For anyone who is not Indigenous but experiencing domestic violence, eligibility requirements will no longer be waived, but the financial eligibility threshold has been increased temporarily to:

Number of family membersThe amount of money your family makes in a year



This program also provides two hours of free legal advice for domestic violence survivors in Ontario who need immediate advice and assistance in relation to family law and immigration and refugee law matters. There is no financial eligibility requirement. Anyone experiencing domestic violence is eligible for up to five two‑hour authorizations in a year (one per legal issue).

LAO has connected with various shelters and legal clinics who then provide a referral voucher to get two hours of free legal advice from a lawyer. Only lawyers with experience in domestic abuse issues will provide this service.



I also spoke about Onsite mediators and their ability to provide extensive screening to potential mediation clients.


Mediators value the importance of screening parties for coercion and control, domestic violence, power imbalances, and other matters that may affect their capacity to participate.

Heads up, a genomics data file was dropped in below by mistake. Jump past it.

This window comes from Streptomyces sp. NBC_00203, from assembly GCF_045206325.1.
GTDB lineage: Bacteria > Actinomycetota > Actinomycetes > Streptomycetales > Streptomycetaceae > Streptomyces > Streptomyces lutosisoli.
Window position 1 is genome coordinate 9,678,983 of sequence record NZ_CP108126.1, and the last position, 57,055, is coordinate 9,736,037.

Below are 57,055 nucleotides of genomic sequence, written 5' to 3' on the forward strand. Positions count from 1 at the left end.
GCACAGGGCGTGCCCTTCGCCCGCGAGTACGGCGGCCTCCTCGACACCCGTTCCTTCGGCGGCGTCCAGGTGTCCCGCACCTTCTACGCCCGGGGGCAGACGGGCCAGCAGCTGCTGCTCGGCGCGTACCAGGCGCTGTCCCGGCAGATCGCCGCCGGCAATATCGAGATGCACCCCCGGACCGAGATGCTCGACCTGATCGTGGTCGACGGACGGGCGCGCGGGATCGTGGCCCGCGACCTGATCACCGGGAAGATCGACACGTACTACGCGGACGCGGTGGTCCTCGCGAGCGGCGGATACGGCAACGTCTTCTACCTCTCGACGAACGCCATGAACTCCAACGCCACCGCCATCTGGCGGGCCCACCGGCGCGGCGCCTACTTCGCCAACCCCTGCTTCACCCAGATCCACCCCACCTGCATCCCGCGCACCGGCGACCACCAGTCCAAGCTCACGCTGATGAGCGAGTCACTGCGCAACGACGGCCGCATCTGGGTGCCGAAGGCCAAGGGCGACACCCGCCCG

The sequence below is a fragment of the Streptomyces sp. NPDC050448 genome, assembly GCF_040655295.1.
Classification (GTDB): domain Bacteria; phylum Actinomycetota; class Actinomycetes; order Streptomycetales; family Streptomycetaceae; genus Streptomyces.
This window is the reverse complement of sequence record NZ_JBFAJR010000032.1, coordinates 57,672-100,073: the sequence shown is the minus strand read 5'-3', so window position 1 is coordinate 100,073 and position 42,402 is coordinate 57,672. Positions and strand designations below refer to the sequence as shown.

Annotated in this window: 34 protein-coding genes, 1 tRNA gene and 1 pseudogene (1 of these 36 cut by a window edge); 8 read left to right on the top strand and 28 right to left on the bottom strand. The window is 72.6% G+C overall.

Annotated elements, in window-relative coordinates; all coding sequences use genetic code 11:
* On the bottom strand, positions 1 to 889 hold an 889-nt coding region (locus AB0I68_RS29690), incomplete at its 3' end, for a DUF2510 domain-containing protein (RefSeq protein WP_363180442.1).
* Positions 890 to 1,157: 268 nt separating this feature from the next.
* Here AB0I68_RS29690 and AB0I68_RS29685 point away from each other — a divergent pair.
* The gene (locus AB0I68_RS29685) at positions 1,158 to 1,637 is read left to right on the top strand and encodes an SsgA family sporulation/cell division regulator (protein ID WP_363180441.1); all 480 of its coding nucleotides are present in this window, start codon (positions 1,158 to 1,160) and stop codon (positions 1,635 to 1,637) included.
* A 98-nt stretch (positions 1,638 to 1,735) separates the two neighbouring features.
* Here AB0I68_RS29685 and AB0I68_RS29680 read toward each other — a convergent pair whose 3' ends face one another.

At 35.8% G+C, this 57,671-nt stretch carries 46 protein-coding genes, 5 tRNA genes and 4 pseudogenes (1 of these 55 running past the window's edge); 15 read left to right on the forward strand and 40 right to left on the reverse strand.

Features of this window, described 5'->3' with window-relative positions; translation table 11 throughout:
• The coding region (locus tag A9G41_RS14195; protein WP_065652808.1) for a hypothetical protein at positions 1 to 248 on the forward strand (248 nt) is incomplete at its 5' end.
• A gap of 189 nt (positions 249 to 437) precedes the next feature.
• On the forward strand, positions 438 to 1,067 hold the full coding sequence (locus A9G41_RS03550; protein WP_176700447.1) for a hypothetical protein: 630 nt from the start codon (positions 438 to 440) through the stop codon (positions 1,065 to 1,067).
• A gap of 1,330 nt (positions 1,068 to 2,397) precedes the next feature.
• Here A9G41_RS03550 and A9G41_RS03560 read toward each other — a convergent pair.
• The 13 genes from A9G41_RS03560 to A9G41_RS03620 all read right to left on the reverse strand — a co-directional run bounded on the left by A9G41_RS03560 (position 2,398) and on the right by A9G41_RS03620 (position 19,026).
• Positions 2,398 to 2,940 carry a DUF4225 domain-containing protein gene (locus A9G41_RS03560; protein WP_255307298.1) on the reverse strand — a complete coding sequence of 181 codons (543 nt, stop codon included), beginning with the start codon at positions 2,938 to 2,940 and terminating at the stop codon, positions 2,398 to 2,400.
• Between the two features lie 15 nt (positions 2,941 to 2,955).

There is a preference for in-person screening rather than on the phone or online as we can look for things such as non verbal communication, body language, and means of coercion which can be better detected using the 5 senses. Sometimes it’s not just what is being said, it’s how it’s being said and what is not being said.


Even if counsel has done a screening, mediators will also complete their own screening before mediation proceeds.


The mediator will determine whether a file is appropriate and will refer clients to relevant supports if necessary. Safety plans that can be created with community organizations.


Also, if a mediation proceeds but circumstances change at any point, the process can always be paused & reassessed with another screening. The mediator will determine whether it is safe for parties to continue on with the alternative dispute process or go through the litigation process.


Mediation is a “Do No Harm” practice as the aim isn’t to get folks in trouble, but rather to assess what the most appropriate process is for the particular situation.


It is important to emphasize that screening does not mean we are intent on stopping the process.


Mediators look for more factors than simply past violence, as that alone doesn’t determine the appropriateness of the process. Also, we are aware that many survivors of domestic violence seek to avoid court. Going through family dispute resolution can also be empowering for IPV victims as it grants them more agency in the decision making process.

Family Law Information Centres (FLIC)

You can learn much more about available services, mediation, court process, separation, divorce and the law by visiting us at one of our Family Law Information Centres (FLIC).